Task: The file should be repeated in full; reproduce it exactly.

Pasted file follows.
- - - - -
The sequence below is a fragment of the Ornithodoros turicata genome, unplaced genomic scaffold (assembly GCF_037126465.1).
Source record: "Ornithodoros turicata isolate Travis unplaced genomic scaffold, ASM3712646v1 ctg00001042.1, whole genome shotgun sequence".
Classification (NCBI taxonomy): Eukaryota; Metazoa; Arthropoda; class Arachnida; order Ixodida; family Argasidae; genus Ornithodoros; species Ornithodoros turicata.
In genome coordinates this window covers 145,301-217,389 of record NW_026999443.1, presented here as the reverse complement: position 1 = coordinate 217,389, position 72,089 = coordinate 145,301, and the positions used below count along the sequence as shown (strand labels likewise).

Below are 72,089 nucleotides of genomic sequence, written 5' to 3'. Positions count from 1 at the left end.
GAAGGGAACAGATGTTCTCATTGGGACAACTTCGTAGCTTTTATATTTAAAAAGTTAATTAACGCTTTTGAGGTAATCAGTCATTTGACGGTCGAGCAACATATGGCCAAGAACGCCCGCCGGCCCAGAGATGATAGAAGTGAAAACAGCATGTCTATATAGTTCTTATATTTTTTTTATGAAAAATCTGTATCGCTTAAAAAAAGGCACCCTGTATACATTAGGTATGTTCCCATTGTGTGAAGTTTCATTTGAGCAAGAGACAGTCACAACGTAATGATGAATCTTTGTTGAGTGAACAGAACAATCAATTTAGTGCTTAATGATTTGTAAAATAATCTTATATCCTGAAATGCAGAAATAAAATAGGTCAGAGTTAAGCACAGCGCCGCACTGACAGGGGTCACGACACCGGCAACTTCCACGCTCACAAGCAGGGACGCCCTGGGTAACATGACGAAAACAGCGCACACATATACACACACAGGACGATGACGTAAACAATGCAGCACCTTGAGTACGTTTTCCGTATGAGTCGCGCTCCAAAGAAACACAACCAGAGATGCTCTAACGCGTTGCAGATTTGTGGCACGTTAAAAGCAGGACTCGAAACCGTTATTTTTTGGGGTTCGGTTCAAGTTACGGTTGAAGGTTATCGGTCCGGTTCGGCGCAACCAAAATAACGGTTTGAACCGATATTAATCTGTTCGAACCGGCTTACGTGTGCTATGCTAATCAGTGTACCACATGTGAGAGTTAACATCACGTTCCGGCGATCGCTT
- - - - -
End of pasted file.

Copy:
The sequence below is a fragment of the Ornithodoros turicata genome, unplaced genomic scaffold (assembly GCF_037126465.1).
Source record: "Ornithodoros turicata isolate Travis unplaced genomic scaffold, ASM3712646v1 ctg00001042.1, whole genome shotgun sequence".
Classification (NCBI taxonomy): Eukaryota; Metazoa; Arthropoda; class Arachnida; order Ixodida; family Argasidae; genus Ornithodoros; species Ornithodoros turicata.
In genome coordinates this window covers 145,301-217,389 of record NW_026999443.1, presented here as the reverse complement: position 1 = coordinate 217,389, position 72,089 = coordinate 145,301, and the positions used below count along the sequence as shown (strand labels likewise).

Below are 72,089 nucleotides of genomic sequence, written 5' to 3'. Positions count from 1 at the left end.
GAAGGGAACAGATGTTCTCATTGGGACAACTTCGTAGCTTTTATATTTAAAAAGTTAATTAACGCTTTTGAGGTAATCAGTCATTTGACGGTCGAGCAACATATGGCCAAGAACGCCCGCCGGCCCAGAGATGATAGAAGTGAAAACAGCATGTCTATATAGTTCTTATATTTTTTTTATGAAAAATCTGTATCGCTTAAAAAAAGGCACCCTGTATACATTAGGTATGTTCCCATTGTGTGAAGTTTCATTTGAGCAAGAGACAGTCACAACGTAATGATGAATCTTTGTTGAGTGAACAGAACAATCAATTTAGTGCTTAATGATTTGTAAAATAATCTTATATCCTGAAATGCAGAAATAAAATAGGTCAGAGTTAAGCACAGCGCCGCACTGACAGGGGTCACGACACCGGCAACTTCCACGCTCACAAGCAGGGACGCCCTGGGTAACATGACGAAAACAGCGCACACATATACACACACAGGACGATGACGTAAACAATGCAGCACCTTGAGTACGTTTTCCGTATGAGTCGCGCTCCAAAGAAACACAACCAGAGATGCTCTAACGCGTTGCAGATTTGTGGCACGTTAAAAGCAGGACTCGAAACCGTTATTTTTTGGGGTTCGGTTCAAGTTACGGTTGAAGGTTATCGGTCCGGTTCGGCGCAACCAAAATAACGGTTTGAACCGATATTAATCTGTTCGAACCGGCTTACGTGTGCTATGCTAATCAGTGTACCACATGTGAGAGTTAACATCACGTTCCGGCGATCGCTT